The Dangers of ZeroLink
"ZeroLink can make unlinked functions half-work. That's a thing to keep in mind..."
Apple's Xcode IDE offers a facility called ZeroLink (and it's on by default). ZeroLink essentially means that instead of fully linking an application when it is built, it performs the linking at runtime as needed. This has advantages like not needing to re-link the entire application when you make a small change to one file and run it to test that aspect.
Especially on slow machines it provides a noticeable speed-up, and it also allows for nifty features like "Fix and Continue" where it recompiles a few changed source files and swaps them into the application while you're debugging it, effectively giving you the flexibility of a prototype-based or interpreted language when it comes to debugging or simply experimentally figuring something out.
With all these advantages, it has one disadvantage: It does not link your application at compile-time. While that may not sound like much of a problem considering it dynamically links at runtime, it can become apparent after some use. ZeroLink is inherently bound to the compiled object files on your machine, meaning you can't reliably move ZeroLinked applications to another computer. So, for deployment builds, Xcode wisely decides not to use ZeroLink.
So now you're developing and debugging your application under entirely different circumstances than it will be run. In particular, your application may get loaded partially, and then the system may pull in some additional libraries it needs, like the Carbon HIToolbox. If you forgot to link in this library, you'll still be able to access it since the OS happened to load it. As soon as you switch to a "deployment" build, however, you'll get lots of new linker errors.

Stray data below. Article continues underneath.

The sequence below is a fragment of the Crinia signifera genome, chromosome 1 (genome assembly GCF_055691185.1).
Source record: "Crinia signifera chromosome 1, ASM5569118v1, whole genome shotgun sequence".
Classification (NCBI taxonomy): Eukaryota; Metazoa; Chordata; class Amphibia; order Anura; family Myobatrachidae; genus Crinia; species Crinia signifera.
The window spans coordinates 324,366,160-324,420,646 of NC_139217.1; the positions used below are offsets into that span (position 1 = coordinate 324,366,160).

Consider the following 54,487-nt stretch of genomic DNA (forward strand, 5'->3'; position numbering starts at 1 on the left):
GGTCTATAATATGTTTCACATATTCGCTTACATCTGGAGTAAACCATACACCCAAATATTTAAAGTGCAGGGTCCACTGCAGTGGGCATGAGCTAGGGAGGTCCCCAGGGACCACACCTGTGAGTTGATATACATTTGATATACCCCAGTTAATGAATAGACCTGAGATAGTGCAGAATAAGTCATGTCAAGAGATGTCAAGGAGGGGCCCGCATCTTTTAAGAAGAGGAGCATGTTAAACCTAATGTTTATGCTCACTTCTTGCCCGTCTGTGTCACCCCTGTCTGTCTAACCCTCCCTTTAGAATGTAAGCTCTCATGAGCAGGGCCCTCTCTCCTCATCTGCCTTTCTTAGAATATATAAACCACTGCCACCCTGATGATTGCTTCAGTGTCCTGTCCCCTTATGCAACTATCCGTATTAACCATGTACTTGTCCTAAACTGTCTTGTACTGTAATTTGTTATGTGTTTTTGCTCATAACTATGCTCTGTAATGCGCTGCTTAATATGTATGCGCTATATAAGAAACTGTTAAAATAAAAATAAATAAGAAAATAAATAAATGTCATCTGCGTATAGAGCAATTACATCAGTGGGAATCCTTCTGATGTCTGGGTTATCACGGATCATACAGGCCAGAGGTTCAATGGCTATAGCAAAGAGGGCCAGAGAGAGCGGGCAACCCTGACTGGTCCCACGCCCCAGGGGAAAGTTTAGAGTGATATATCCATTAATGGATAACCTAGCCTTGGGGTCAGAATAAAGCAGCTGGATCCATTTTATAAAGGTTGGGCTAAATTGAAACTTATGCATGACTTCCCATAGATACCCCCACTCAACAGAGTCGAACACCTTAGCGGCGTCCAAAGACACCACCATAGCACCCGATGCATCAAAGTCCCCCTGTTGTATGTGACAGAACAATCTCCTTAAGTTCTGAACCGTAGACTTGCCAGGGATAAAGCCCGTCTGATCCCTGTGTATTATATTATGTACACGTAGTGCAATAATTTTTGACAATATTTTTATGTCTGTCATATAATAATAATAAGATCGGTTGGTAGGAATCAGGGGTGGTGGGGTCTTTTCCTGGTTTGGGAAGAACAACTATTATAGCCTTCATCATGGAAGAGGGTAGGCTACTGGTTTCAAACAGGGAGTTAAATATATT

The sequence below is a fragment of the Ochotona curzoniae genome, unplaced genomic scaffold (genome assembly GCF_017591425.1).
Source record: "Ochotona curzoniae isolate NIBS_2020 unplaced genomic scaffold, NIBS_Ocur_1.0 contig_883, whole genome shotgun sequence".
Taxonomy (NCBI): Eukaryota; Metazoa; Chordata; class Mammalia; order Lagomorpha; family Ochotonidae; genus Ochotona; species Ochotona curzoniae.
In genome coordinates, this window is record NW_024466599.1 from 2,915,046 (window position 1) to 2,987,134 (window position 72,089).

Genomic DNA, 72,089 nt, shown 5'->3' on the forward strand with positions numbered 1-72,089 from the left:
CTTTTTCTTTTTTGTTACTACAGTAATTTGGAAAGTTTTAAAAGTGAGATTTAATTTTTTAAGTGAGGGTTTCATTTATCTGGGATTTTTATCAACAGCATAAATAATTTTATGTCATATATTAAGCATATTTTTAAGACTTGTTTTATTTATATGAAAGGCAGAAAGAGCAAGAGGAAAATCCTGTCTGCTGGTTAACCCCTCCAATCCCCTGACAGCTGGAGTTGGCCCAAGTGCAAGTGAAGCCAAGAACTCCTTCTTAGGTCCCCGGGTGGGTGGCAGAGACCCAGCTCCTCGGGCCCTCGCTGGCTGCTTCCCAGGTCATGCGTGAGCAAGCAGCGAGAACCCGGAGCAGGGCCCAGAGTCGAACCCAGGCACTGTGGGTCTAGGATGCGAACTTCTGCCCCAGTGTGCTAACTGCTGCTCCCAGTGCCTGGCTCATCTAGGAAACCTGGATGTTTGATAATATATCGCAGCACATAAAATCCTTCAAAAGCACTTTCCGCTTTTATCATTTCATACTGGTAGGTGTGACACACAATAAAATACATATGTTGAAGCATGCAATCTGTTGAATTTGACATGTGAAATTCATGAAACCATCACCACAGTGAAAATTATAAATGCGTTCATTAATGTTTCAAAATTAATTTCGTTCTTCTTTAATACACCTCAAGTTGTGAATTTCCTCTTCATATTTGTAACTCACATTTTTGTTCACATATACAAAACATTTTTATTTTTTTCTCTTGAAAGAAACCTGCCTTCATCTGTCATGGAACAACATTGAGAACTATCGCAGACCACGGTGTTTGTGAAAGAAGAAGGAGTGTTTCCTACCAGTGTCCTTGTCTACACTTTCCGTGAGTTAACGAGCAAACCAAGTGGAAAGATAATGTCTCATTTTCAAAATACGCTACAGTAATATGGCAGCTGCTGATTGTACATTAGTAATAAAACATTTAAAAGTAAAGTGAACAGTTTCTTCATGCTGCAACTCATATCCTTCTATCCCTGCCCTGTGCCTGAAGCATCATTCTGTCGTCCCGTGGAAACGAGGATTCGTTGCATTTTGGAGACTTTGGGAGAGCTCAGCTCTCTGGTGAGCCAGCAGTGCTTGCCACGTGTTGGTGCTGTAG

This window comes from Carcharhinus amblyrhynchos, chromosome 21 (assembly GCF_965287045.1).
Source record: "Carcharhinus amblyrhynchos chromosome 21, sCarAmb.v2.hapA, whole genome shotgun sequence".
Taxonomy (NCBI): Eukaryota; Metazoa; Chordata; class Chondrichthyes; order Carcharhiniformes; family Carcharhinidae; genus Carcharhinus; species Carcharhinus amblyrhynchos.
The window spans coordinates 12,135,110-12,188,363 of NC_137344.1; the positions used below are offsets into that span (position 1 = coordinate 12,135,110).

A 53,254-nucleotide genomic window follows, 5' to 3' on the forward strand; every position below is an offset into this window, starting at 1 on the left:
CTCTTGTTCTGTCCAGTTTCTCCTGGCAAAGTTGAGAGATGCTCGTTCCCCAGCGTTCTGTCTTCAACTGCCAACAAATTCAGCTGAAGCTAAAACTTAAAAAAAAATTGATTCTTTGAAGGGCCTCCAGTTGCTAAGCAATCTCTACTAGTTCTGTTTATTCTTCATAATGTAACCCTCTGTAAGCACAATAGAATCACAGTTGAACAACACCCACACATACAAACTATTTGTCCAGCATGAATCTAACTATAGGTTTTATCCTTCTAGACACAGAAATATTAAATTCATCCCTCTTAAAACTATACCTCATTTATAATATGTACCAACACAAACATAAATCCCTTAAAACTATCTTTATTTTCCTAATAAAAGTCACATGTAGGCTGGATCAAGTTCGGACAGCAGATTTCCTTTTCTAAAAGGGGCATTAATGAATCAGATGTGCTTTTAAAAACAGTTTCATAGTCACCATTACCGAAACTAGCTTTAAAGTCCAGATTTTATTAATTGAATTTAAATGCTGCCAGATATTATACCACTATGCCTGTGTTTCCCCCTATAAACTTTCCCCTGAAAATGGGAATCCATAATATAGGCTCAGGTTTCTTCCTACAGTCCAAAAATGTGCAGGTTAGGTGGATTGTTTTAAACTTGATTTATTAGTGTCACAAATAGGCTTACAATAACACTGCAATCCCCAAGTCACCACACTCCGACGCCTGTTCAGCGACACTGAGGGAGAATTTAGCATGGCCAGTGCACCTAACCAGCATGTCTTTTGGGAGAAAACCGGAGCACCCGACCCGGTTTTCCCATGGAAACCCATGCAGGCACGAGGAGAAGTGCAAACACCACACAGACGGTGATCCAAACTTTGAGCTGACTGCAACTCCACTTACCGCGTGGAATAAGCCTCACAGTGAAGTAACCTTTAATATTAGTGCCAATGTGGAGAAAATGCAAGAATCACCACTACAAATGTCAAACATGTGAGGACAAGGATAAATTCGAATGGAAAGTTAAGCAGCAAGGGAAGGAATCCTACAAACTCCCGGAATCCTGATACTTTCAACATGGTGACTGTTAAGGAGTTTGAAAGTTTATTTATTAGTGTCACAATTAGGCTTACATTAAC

That's obvious when you think about it afterwards, but if you just added a whole slew of code written by someone else or you're several people on one project, you may not even be aware that a particular library is being used. Also, for some odd reason, sometimes such an un-linked library may give spurious errors. I recently did code that uses AESend() and it kept returning odd errors on a perfectly valid call, just to work fine on the next call. I almost feared I had a memory bug somewhere.
After trying to track this down without success I thought I'd just test the rest of the app in a deployment build and return to that bug after a night's sleep. During building I noticed I'd forgotten to link in Carbon.framework. I added that, and haven't seen the spurious error ever since.
So, instead of just breaking or just working, ZeroLink can make unlinked functions half-work. That's a thing to keep in mind...
Each time I create a new XCode Project, I disable 'ZeroLink' and 'Fix & Continue' in the Debug settings. These settings caused me more troubles than they saved me time.
|Uli Kusterer replies: ★|
Alex, Fix & Continue is dependent on ZeroLink, so turning off that one setting should get you both.
|Jean-Daniel Dupas writes:|
I bet AESend return -1700 error. I already encounter this problem, and i think that's because the coercion handlers are automatically installed by the Carbon Frameworks when it loads. And it does not occured if you do not include it in your build settings.
I hope those problems are solved in Xcode 3.
|M Gangadhar writes:|
Thanks for giving valueable message i am very much suffering from this one.
now i solved linking the ABAddressBook framework.
Thanks and Regards